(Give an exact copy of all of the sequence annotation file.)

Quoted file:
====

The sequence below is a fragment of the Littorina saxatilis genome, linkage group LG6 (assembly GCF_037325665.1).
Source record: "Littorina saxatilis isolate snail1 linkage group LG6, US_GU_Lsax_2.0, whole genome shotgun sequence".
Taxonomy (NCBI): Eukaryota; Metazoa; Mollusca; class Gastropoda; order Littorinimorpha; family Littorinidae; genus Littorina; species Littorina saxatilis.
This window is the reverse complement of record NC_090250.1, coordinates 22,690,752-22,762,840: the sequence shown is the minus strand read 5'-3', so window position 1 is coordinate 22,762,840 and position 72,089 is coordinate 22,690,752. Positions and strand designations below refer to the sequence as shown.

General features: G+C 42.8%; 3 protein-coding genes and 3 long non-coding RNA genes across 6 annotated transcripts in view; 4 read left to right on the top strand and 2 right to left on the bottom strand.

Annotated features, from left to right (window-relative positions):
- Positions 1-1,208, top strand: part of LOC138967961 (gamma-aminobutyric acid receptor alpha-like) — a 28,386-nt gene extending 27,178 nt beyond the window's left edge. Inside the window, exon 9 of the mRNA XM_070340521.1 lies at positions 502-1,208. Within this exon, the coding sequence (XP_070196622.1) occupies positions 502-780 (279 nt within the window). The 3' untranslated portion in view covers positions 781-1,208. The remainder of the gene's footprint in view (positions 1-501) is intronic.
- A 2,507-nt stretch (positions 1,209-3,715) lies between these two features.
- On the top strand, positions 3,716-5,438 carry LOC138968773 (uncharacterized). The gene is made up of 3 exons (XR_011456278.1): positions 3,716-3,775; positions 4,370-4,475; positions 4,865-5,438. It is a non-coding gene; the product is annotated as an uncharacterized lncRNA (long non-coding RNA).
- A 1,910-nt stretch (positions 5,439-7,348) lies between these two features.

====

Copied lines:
The sequence below is a fragment of the Littorina saxatilis genome, linkage group LG6 (assembly GCF_037325665.1).
Source record: "Littorina saxatilis isolate snail1 linkage group LG6, US_GU_Lsax_2.0, whole genome shotgun sequence".
Taxonomy (NCBI): Eukaryota; Metazoa; Mollusca; class Gastropoda; order Littorinimorpha; family Littorinidae; genus Littorina; species Littorina saxatilis.
This window is the reverse complement of record NC_090250.1, coordinates 22,690,752-22,762,840: the sequence shown is the minus strand read 5'-3', so window position 1 is coordinate 22,762,840 and position 72,089 is coordinate 22,690,752. Positions and strand designations below refer to the sequence as shown.

General features: G+C 42.8%; 3 protein-coding genes and 3 long non-coding RNA genes across 6 annotated transcripts in view; 4 read left to right on the top strand and 2 right to left on the bottom strand.

Annotated features, from left to right (window-relative positions):
- Positions 1-1,208, top strand: part of LOC138967961 (gamma-aminobutyric acid receptor alpha-like) — a 28,386-nt gene extending 27,178 nt beyond the window's left edge. Inside the window, exon 9 of the mRNA XM_070340521.1 lies at positions 502-1,208. Within this exon, the coding sequence (XP_070196622.1) occupies positions 502-780 (279 nt within the window). The 3' untranslated portion in view covers positions 781-1,208. The remainder of the gene's footprint in view (positions 1-501) is intronic.
- A 2,507-nt stretch (positions 1,209-3,715) lies between these two features.
- On the top strand, positions 3,716-5,438 carry LOC138968773 (uncharacterized). The gene is made up of 3 exons (XR_011456278.1): positions 3,716-3,775; positions 4,370-4,475; positions 4,865-5,438. It is a non-coding gene; the product is annotated as an uncharacterized lncRNA (long non-coding RNA).
- A 1,910-nt stretch (positions 5,439-7,348) lies between these two features.